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A dance troupe looks at how service workers like flight attendants manage emotionally. 

"The notion that a part of us can be controlled to make us more profitable really stuck with me."

idiosynCrazy Productions' Private Places.

Photo courtesy of Lindsay Browning.

idiosynCrazy Productions' Private Places.

In 2010, a JetBlue flight attendant who had argued with a passenger got fed up with his job, grabbed a beer, deployed the emergency slide and exited the plane. This well-publicized incident illustrated what a social psychologist might term a "deviation from structure." The kind of emotional structure flight attendants and other service workers adopt for the sake of commerce is among the themes explored in idiosynCrazy Productions' Private Places.

Choreographed by the Philadelphia-based troupe's founder, Jumatatu Poe, the work uses the iconography of flight attendants, and the underlying mechanics of being a service worker, to explore grander notions of order and structure in our lives. The Pittsburgh premiere is Dec. 14 and 15, at The Alloy Studios by the Kelly-Strayhorn Theater.

The 70-minute work containing nudity and sexually explicit content takes place on a narrow set made to resemble the inside of a jetliner. The audience of only 60 per show will be seated in various configurations that will shift throughout the performance.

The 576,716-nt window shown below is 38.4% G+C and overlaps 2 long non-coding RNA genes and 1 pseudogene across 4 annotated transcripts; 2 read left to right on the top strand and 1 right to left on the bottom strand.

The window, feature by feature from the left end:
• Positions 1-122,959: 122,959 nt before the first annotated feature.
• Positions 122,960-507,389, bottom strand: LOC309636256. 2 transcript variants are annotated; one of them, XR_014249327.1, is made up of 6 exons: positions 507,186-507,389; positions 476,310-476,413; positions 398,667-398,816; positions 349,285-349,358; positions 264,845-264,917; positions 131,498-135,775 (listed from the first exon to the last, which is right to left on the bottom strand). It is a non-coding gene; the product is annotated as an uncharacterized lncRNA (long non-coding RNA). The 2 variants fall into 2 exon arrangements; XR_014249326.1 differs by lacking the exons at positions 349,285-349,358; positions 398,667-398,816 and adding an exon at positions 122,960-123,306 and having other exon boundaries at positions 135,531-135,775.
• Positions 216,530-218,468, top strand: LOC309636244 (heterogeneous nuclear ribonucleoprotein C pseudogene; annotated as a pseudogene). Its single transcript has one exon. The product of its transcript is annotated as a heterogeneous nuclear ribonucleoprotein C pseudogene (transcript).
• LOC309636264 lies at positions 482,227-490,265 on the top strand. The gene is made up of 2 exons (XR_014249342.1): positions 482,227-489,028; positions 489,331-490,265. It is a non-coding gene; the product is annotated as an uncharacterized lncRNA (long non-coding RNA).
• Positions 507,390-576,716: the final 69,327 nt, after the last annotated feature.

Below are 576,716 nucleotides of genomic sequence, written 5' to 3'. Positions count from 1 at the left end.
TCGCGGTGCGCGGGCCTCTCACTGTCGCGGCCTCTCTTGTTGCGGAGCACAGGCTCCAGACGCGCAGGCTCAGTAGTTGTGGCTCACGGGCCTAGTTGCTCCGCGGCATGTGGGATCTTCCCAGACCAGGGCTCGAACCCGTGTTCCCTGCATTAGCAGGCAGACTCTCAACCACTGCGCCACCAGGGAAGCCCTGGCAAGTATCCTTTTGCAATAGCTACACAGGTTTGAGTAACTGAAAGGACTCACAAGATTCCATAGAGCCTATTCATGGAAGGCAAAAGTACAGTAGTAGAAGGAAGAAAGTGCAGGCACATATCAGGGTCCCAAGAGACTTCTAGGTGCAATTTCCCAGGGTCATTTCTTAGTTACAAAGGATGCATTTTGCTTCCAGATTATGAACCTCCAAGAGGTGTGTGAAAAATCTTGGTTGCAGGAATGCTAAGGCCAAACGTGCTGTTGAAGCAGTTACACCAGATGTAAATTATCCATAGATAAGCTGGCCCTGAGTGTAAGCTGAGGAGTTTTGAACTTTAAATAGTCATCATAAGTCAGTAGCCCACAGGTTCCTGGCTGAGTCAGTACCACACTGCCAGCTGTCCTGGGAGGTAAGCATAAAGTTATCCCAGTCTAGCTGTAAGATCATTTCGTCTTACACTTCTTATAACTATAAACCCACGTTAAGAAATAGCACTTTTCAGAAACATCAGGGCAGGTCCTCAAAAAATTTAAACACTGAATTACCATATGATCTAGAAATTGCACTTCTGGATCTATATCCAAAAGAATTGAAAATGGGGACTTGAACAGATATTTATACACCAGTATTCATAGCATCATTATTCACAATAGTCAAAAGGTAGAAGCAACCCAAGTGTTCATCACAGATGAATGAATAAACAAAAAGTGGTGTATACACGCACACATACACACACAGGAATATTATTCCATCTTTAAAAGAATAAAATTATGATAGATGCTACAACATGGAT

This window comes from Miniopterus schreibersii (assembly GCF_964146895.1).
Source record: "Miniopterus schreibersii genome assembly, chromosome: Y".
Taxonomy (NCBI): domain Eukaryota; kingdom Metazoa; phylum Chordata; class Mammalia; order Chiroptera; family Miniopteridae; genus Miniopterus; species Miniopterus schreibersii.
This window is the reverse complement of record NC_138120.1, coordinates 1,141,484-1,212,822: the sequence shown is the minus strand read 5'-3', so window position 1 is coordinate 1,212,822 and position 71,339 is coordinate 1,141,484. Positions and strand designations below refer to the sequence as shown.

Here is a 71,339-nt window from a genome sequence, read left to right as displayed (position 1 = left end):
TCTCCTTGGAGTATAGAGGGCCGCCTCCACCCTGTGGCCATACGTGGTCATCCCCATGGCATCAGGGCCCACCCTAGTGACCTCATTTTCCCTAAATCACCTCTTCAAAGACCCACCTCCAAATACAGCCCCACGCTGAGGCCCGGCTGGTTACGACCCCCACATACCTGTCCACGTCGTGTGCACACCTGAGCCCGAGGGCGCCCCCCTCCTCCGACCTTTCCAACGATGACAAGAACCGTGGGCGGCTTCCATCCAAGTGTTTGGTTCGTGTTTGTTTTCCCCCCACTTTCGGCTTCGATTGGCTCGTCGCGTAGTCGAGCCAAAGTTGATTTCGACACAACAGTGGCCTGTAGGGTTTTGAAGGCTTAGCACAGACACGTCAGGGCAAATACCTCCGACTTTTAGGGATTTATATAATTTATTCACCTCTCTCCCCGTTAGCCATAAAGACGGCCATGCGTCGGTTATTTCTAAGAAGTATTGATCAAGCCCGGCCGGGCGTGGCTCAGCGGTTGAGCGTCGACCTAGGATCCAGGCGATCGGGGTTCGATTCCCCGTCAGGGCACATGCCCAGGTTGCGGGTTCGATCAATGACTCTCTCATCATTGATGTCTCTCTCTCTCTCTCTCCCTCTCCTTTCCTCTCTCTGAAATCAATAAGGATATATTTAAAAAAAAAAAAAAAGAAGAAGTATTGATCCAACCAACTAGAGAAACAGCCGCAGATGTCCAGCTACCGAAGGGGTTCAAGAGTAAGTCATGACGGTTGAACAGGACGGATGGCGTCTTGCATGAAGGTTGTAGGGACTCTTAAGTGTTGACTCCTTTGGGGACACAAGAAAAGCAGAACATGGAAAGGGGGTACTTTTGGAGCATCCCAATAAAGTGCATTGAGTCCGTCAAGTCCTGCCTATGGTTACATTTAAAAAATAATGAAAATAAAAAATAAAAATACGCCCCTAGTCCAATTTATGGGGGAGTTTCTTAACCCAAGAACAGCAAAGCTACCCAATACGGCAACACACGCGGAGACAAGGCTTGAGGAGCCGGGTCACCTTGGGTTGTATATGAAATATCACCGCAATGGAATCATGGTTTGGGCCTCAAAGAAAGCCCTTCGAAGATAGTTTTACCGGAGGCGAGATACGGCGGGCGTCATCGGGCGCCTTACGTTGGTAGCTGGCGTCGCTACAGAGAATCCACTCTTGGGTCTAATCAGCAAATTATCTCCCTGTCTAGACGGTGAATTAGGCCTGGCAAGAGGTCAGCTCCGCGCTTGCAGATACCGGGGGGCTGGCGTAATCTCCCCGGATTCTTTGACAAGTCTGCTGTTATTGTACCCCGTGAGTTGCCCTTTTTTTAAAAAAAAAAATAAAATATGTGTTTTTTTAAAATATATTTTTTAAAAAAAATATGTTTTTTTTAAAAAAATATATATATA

In developing the work this past June, during a residency at the Kelly-Strayhorn, Poe participated in a workshop with flight attendants and was struck by how emotional management was a significant part of their job.

"The notion that a part of us can be controlled to make us more profitable really stuck with me," says Poe.

The movement for the work utilizes several dance styles, including the rapid-fire and risqué hip-hop form known as J-setting (a.k.a. bucking). But Poe says that the moves will be delivered in an improvisational sequence, with the dancers in part taking cues from the audience as to how to proceed. 

Private Places uses little music, says Poe. Instead, the sound of a metronome acts as its soundtrack and a catalyst for another of the work's themes: time as a system of order. 

The work also features segments on multitasking, the conflation of our public and private identities, and how we dole out attention in our lives. Its eight dancers, including Poe and Point Park alumna Shannon Murphy, will also employ various props, vocalizations and video projections.   

"As a company we are very experimental at heart," says Poe. "The extent [to which] we will deal with a movement vocabulary traditionally is very limited."

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